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Nayo Jones debuts at New Orleans Jazz Fest

Associated Press Modified: May 4, 2012 at 5:45 pm •  Published: May 4, 2012

NEW ORLEANS (AP) — Although she considers herself "a baby in the music business," Nayo Jones commanded the Congo Square stage at the New Orleans Jazz and Heritage Festival Friday with the grace and fire of a seasoned veteran.

"This is such a huge festival and I'm just honored to be on the bill with such seasoned artists," she said in an interview with The Associated Press. "I think what has worked in my favor has been that I've never tried to emulate anyone else though I'm inspired and influenced by many. I'm just me and I think that those in the audience can sense my genuine love for what I do and that's catching on like wildfire. I'm just blown away by it."

In her festival debut, the Phoenix, Ariz., native drew fans in with sultry, velvety tones on jazz standards like "Route 66" and "My Funny Valentine," as well as tunes from her own release, "My Name is Nayo Jones."

"That felt great," Jones said after the show. "I have this rush of relief and it's always great to see the crowd respond to the stuff I wrote."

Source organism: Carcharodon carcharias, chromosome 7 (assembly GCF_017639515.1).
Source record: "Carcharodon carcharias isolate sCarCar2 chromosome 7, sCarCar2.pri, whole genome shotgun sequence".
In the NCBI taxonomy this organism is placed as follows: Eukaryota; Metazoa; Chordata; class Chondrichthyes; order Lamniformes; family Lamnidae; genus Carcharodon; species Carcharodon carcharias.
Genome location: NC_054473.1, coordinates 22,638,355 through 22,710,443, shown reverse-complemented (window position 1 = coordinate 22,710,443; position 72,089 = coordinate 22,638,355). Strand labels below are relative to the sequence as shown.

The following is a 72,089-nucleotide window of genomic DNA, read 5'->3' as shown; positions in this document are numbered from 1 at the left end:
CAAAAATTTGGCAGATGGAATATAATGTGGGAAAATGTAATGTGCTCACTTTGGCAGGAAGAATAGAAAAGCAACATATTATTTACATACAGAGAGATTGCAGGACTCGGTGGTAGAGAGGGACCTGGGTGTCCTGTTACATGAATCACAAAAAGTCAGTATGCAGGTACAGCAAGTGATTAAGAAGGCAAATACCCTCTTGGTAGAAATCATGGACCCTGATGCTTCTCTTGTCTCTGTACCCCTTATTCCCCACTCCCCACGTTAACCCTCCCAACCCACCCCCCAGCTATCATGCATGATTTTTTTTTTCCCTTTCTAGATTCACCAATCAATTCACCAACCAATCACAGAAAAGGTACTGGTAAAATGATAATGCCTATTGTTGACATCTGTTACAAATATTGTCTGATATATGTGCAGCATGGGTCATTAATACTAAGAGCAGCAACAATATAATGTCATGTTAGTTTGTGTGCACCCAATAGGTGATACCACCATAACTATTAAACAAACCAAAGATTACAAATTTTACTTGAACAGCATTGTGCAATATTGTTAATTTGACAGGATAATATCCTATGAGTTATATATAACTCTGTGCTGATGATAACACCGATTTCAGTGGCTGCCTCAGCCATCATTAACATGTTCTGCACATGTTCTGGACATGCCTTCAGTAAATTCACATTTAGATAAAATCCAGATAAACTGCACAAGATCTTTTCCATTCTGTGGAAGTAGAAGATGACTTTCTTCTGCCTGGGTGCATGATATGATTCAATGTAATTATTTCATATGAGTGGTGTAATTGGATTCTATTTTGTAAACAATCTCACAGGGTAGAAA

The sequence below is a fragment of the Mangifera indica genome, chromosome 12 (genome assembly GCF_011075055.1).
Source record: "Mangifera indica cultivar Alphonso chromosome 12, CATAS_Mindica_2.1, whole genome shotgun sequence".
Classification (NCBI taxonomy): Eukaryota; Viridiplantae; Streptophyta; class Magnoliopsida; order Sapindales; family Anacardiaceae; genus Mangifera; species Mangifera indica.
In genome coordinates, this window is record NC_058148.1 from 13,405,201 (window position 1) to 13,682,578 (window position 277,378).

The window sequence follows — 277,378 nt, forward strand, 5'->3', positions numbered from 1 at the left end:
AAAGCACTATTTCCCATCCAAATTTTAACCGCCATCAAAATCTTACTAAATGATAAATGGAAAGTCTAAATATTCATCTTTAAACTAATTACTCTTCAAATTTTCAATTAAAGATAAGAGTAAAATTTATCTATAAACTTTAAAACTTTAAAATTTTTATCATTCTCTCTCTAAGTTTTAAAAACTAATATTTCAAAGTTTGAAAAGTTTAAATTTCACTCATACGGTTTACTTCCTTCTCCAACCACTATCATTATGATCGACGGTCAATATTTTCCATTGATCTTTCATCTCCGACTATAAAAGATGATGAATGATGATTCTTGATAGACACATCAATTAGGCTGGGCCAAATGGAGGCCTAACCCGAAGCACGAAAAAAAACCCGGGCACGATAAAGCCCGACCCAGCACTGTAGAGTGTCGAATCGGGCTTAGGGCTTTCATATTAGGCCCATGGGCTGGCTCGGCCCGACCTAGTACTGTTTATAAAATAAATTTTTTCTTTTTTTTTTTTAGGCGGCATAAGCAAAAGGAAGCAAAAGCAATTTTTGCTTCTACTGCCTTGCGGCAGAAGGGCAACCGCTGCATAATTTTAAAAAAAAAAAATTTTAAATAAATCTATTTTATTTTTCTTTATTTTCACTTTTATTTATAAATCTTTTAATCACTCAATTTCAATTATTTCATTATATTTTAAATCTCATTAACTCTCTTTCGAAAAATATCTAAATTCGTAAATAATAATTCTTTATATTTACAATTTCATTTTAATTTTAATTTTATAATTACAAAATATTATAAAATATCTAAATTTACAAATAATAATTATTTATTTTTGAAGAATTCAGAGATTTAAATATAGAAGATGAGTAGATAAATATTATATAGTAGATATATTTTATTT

George Salario, of Long Beach, N.Y., said he was attracted to Jones' voice and stayed in front of the stage as the sun's rays beamed down because of it.

"She's got a great voice, so up and down and real smooth," he said. "She makes it seem so easy, like she's just breathing."

George Hochschwender, of Andover, N.J., said Jones' singing was "first-rate."

"I heard her from a distance and said, 'Listen to that,'" he said. "You know it's good when you get shivers in this weather."

Salario said one of the reasons he returns year after year to the festival is because of opportunities to hear new acts like Jones.

Sayonara Davis, of New Orleans, said she'd heard Jones perform in other venues in the city and was glad the festival booked her for this year's event.

"Giving new artists a chance to get heard is one of the festival's greatest services," she said. "And, we get treated when surprise artists pop up like today."

Festival-goers out early to hear Jones' set were rewarded when trumpeter Kermit Ruffins appeared and sang "On The Sunny Side of the Street."

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